As concerns the placing of the producing-zone-isolating means, i.e. the placing of the isolating valve 11, the packer 12 and the hydraulic cylinder, the procedure is the same as that described with respect to FIG. 3. It may be noted that the producing-zone-isolating means can be placed either with a drill string or with the production string.
The isolating valve 11 is lowered in the closed position. To open it, one need only increase the pressure in the production string by pumping liquid into this string from the surface. The piston 14 is lowered and the valve opens. After having made sure that the valve is open, the pumping assembly 5 can be started up.
To withdraw the production string, it is first necessary to close the isolating valve 11 so as to isolate the producing zone 102. To accomplish this, the plug 166 is installed under the side coupling 164 by wireline working. The pressure in the production string is increased, thereby increasing the pressure in the hydraulic line 18 and hence moving the piston upward. The valve 11 is then closed. The pressure in this hydraulic line 18 is maintained by installing a plugging sleeve in the side coupling 164. The piston 14 then remains blocked in the upper position corresponding to the closing of the valve. One checks that the valve is closed by pumping liquid into the annular space. The pressures between the production string and the annular space over the side coupling 164 are balanced by opening a sliding-sleeve valve 172, commonly known as a circulation valve. The production string can then be withdrawn with the drill collars 170 and the hydraulic cylinder 10. The valve 11 and the packer 12 remain in place so as to isolate the producing zone.
The present invention, which makes it possible to isolate a producing zone through a control located under a pumping assembly and actuated from the surface without any intermediary other than the liquid columns of the annular space and the production string, offers many advantages. Mention may be made, for example, of a time saving for the placing and removal of the production string, as well as the effective protection of the oil-bearing stratum, thus maintaining its production capacity. The opening and closing of the valve take place without any media other than the liquid column filling the production string and possibly the annular space. The production string is set on the valve or detached from it only by pushing and pulling, without any rotating movement which would be liable to damage the electric cable supplying the pump by winding it around the production string.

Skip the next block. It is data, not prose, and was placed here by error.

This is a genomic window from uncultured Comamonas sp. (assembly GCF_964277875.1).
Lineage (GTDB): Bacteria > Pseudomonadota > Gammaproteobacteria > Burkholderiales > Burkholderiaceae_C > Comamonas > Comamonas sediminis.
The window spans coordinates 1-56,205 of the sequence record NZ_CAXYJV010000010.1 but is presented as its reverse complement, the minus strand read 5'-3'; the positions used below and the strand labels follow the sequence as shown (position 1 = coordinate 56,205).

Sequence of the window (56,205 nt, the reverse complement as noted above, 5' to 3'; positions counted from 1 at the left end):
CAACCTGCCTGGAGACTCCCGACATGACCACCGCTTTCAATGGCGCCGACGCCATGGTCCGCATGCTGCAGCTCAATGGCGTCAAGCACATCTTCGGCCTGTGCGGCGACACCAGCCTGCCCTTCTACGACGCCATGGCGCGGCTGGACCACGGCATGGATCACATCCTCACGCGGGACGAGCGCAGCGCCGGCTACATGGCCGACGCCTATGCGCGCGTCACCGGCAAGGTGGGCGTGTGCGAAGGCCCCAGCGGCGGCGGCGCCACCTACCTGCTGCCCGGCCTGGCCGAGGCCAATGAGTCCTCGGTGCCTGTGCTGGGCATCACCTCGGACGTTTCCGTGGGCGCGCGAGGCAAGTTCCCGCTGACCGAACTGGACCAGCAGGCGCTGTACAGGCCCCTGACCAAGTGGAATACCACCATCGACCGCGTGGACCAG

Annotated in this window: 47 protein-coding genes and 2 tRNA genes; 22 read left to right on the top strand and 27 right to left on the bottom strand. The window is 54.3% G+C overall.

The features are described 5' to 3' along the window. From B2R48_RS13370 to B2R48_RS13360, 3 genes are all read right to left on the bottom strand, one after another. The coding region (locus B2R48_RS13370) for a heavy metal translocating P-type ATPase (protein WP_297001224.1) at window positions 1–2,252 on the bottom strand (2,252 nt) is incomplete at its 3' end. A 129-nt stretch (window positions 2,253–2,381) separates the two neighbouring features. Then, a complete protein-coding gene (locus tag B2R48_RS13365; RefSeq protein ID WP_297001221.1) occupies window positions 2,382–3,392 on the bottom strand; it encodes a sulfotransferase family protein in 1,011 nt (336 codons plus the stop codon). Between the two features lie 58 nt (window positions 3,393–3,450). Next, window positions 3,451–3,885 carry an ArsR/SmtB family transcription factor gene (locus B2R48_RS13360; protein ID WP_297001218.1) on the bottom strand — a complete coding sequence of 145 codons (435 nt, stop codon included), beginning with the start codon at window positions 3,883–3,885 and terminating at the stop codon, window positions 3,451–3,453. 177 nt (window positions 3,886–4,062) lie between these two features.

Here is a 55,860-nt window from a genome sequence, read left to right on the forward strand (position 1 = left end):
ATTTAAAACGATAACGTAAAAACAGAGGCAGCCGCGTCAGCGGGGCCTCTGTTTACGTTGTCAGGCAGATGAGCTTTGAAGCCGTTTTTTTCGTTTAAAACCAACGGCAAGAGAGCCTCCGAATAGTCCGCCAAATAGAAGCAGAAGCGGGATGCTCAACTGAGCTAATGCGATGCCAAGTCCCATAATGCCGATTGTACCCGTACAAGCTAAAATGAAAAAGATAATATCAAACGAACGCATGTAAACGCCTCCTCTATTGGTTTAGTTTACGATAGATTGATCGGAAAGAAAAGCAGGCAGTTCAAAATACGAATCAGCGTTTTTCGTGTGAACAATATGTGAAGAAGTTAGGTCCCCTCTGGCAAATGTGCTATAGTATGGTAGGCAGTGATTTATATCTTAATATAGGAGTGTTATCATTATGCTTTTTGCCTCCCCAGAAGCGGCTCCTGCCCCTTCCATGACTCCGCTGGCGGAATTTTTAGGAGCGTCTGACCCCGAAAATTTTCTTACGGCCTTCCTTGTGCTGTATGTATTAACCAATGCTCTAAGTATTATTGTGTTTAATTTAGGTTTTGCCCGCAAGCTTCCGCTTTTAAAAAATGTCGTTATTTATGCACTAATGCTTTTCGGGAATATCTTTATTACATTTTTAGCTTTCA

It goes without saying that the present invention is not limited to the embodiments described by way of example here. It is understood, for example, that the valve shown in FIGS. 1 and 2 can be of another type and not include the device for the protection of the seals.
According to the method just described, the isolating valve is advantageously lowered into the well in the closed position. It could also be lowered in the open position without departing from the scope of the invention. Similarly, the packer 12 has been described and shown under the isolating valve 11. Other configurations are possible without departing from the spirit of the present invention.
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|U.S. Classification||166/375, 166/131, 166/147, 166/321|
|International Classification||F16K3/26, E21B34/14|
|Cooperative Classification||E21B34/14, F16K3/265|
|European Classification||F16K3/26S, E21B34/14|